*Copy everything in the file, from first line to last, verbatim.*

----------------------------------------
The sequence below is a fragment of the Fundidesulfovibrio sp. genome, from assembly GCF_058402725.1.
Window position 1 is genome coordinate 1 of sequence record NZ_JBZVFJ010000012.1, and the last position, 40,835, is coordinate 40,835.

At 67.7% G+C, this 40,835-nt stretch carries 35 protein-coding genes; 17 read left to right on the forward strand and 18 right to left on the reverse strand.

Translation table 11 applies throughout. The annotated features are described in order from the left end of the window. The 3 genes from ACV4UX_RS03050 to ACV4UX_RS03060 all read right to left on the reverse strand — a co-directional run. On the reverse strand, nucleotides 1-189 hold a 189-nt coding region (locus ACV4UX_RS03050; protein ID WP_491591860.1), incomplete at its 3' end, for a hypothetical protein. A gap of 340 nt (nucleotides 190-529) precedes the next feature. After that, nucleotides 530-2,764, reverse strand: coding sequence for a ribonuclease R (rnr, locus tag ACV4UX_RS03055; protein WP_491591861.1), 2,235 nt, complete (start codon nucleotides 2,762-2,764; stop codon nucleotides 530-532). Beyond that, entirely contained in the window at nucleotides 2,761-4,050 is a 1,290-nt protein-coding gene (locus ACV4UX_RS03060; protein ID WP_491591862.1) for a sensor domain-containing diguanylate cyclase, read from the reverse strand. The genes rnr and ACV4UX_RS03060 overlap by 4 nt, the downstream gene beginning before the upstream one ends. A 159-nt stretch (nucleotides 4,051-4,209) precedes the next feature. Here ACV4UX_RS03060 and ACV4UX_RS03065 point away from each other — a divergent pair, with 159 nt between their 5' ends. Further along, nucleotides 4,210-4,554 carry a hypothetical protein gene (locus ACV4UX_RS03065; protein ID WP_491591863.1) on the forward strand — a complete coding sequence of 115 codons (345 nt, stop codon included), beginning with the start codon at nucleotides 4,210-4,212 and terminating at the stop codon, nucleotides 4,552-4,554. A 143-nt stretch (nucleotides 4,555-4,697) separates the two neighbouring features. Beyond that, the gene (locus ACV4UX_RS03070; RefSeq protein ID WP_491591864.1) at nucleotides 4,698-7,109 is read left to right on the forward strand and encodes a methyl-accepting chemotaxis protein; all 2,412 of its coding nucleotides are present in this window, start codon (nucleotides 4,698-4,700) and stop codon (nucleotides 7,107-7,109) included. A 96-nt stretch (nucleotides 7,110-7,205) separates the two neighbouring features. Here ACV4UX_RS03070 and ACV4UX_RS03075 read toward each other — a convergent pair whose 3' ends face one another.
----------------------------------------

The sequence below is a fragment of the Fundidesulfovibrio sp. genome, from assembly GCF_058402725.1.
Window position 1 is genome coordinate 1 of sequence record NZ_JBZVFJ010000012.1, and the last position, 40,835, is coordinate 40,835.

At 67.7% G+C, this 40,835-nt stretch carries 35 protein-coding genes; 17 read left to right on the forward strand and 18 right to left on the reverse strand.

Translation table 11 applies throughout. The annotated features are described in order from the left end of the window. The 3 genes from ACV4UX_RS03050 to ACV4UX_RS03060 all read right to left on the reverse strand — a co-directional run. On the reverse strand, nucleotides 1-189 hold a 189-nt coding region (locus ACV4UX_RS03050; protein ID WP_491591860.1), incomplete at its 3' end, for a hypothetical protein. A gap of 340 nt (nucleotides 190-529) precedes the next feature. After that, nucleotides 530-2,764, reverse strand: coding sequence for a ribonuclease R (rnr, locus tag ACV4UX_RS03055; protein WP_491591861.1), 2,235 nt, complete (start codon nucleotides 2,762-2,764; stop codon nucleotides 530-532). Beyond that, entirely contained in the window at nucleotides 2,761-4,050 is a 1,290-nt protein-coding gene (locus ACV4UX_RS03060; protein ID WP_491591862.1) for a sensor domain-containing diguanylate cyclase, read from the reverse strand. The genes rnr and ACV4UX_RS03060 overlap by 4 nt, the downstream gene beginning before the upstream one ends. A 159-nt stretch (nucleotides 4,051-4,209) precedes the next feature. Here ACV4UX_RS03060 and ACV4UX_RS03065 point away from each other — a divergent pair, with 159 nt between their 5' ends. Further along, nucleotides 4,210-4,554 carry a hypothetical protein gene (locus ACV4UX_RS03065; protein ID WP_491591863.1) on the forward strand — a complete coding sequence of 115 codons (345 nt, stop codon included), beginning with the start codon at nucleotides 4,210-4,212 and terminating at the stop codon, nucleotides 4,552-4,554. A 143-nt stretch (nucleotides 4,555-4,697) separates the two neighbouring features. Beyond that, the gene (locus ACV4UX_RS03070; RefSeq protein ID WP_491591864.1) at nucleotides 4,698-7,109 is read left to right on the forward strand and encodes a methyl-accepting chemotaxis protein; all 2,412 of its coding nucleotides are present in this window, start codon (nucleotides 4,698-4,700) and stop codon (nucleotides 7,107-7,109) included. A 96-nt stretch (nucleotides 7,110-7,205) separates the two neighbouring features. Here ACV4UX_RS03070 and ACV4UX_RS03075 read toward each other — a convergent pair whose 3' ends face one another.